While no comprehensive timetable was presented, the U.S. military announced on Friday that the U.S.-led military coalition in Syria had begun the process of withdrawing equipment from Syria, as per President Trump’s announcement last month.
The president’s assertion that the Islamic State terrorist group had been defeated and his decision to withdraw the 2,000 American troops alarmed many in the region, and led to the resignations of U.S. Defense Minister James Mattis and the top U.S. envoy to the anti-IS coalition. It also garnered criticism that the U.S. was abandoning its local Kurdish allies amid Turkish threats of an imminent attack.
Earlier last week, though, U.S. national security adviser John Bolton said American troops will not leave northeastern Syria until the Islamic State is totally defeated as a fighting force and the American-allied Kurdish fighters are protected. Secretary of State Mike Pompeo, on a tour of the region, also offered reassurance that the Kurds will be safe after U.S. troops leave the country.
But Turkey’s strongman, President Recep Tayyip Erdoğan, who views the Kurds as enemies and has vowed to attack them, quickly rejected the implication that they would be protected from his forces, calling Mr. Bolton’s comment “a serious mistake” and declaring that Turkey “cannot make any concessions in this regard.”
Turkish Foreign Minister Mevlüt Çavuşoğlu echoed that belligerent stance, stating that military action against the Kurds in Syria will proceed whether or not the U.S. has a presence in the area.
“If the [U.S. troop withdrawal] is put off,” he said, “with ridiculous excuses like the Turks are massacring the Kurds, which does not reflect reality, we will implement this decision.”
Unfortunately, fears of a massacre of Kurdish forces most certainly do reflect reality. Turkey is an American ally, but Mr. Erdoğan has shown himself to be an autocratic and confrontational leader with little respect for innocent lives, and has targeted Kurds as “terrorists.”
The Kurds are an ethnic group numbering some 20 million people spread across four nations — Turkey, Iran, Iraq, and Syria. They speak a language related to Iran’s Farsi, and are overwhelmingly Sunni Muslim. Turkey views the country’s Kurdish Workers Party (the PKK) as a fifth column intent on forming a country of their own, something that, in the 1920 Treaty of Sèvres, they were in fact promised. The treaty, however, was never ratified, and Kurdish attempts to create an independent country have been repeatedly crushed.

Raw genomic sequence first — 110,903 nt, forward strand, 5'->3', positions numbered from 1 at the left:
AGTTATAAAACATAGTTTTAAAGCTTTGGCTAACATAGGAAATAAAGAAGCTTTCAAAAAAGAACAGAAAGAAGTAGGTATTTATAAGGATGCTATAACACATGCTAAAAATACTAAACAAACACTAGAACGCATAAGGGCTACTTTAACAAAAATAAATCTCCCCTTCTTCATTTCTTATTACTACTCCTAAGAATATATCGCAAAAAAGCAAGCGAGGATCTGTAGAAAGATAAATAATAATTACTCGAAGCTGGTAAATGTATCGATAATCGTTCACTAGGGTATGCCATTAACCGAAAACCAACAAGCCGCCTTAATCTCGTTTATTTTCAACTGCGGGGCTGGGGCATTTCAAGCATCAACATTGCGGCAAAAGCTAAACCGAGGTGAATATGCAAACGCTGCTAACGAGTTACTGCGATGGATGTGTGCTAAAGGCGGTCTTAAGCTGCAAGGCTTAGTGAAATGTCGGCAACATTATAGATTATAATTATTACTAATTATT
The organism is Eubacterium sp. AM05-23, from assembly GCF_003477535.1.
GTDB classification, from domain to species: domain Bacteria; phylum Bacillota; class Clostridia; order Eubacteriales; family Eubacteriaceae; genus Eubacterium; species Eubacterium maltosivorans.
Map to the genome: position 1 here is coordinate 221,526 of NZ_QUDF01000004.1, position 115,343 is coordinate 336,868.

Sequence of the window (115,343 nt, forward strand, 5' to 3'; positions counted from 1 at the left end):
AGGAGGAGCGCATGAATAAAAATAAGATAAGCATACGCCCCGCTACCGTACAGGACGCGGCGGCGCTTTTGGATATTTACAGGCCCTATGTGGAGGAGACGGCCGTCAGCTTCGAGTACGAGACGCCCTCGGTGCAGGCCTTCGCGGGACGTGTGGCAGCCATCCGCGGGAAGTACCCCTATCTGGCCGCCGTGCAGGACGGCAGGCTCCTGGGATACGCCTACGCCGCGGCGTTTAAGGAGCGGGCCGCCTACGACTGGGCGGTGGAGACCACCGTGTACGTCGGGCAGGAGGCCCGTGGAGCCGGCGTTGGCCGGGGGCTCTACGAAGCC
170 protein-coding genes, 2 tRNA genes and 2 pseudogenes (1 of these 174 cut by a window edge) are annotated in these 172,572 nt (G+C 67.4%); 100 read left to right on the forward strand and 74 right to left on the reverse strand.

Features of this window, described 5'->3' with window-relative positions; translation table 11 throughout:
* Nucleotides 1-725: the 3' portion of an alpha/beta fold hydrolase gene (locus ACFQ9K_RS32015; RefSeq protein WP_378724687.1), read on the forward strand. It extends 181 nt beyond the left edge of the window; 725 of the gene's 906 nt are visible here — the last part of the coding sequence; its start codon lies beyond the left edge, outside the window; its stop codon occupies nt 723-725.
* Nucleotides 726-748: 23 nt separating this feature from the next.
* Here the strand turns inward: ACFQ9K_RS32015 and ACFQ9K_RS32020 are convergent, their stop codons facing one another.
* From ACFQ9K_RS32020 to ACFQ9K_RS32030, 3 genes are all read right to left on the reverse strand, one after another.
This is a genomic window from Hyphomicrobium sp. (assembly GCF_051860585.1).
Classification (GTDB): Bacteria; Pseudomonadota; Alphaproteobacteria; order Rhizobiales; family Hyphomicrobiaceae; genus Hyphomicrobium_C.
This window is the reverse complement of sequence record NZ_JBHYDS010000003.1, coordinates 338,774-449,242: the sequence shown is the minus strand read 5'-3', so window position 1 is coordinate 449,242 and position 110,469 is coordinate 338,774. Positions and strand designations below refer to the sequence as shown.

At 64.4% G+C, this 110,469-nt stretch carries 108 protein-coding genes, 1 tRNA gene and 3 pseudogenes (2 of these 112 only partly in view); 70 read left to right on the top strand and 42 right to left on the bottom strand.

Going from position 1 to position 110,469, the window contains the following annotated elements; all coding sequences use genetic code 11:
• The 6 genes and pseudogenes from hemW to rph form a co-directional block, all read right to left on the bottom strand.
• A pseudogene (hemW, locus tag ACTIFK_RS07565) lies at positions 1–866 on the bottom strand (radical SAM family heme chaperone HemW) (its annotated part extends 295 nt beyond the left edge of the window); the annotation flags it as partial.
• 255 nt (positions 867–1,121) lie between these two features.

Currently, Syria’s Kurds’ hope is for autonomy in the northeast corner of the country, where their population is concentrated. During Syria’s civil war, as Damascus was busy fighting rebel groups, the Kurds succeeded in setting up a degree of self-rule in that area. Turkey views the main Syrian Kurdish militia, which is linked to Kurdish insurgents in Turkey, as a terrorist group.
The U.S., however, found the Kurds to be a reliable and effective partner in the fight against the Islamic State, and our government has backed them with troops and airpower. Over a year of fighting, Kurdish forces, thousands of whom lost their lives in the fight, helped drive the Islamic State group out of almost all the territory it once held.
Turkey may officially be an American ally, but the relationship between it and the U.S. has soured over the past year, first over Turkey’s detention of an American clergyman, Andrew Brunson, whom Turkey accused of working with the Kurds, and then over a Pennsylvania-based Islamic cleric named Fethullah Gülen, whom Mr. Erdoğan considers an enemy. Turkey is also moving forward with the purchase of a Russian missile defense system, despite warnings from the U.S. that the Russian system could pose a security risk to NATO aircraft and other military equipment.
Meanwhile, the Kurds continue to fight against adherents of the Islamic State, even as they fear for their safety when American forces in the area are gone.
The Kurdish people have been abandoned before by world powers, and it would be tragic were they to be again left to the mercy of their brutal enemies, like the Southeast Asian Hmong were when the U.S. pulled out of Vietnam.
During that conflict, Hmong soldiers fought with the Americans against the Communists in Vietnam and Laos. When American forces left, countless Hmong were massacred by Vietnamese and Laotian Communist forces, and Hmong are still hunted and killed to this day by Laotian soldiers.
“These have been folks that have fought with us,” Mr. Pompeo said of the Kurds last week in Irbil, the capital of Iraq’s semi-autonomous Kurdistan region, “and it’s important that we do everything we can to ensure that those folks that fought with us are protected.”
That pledge needs to be kept.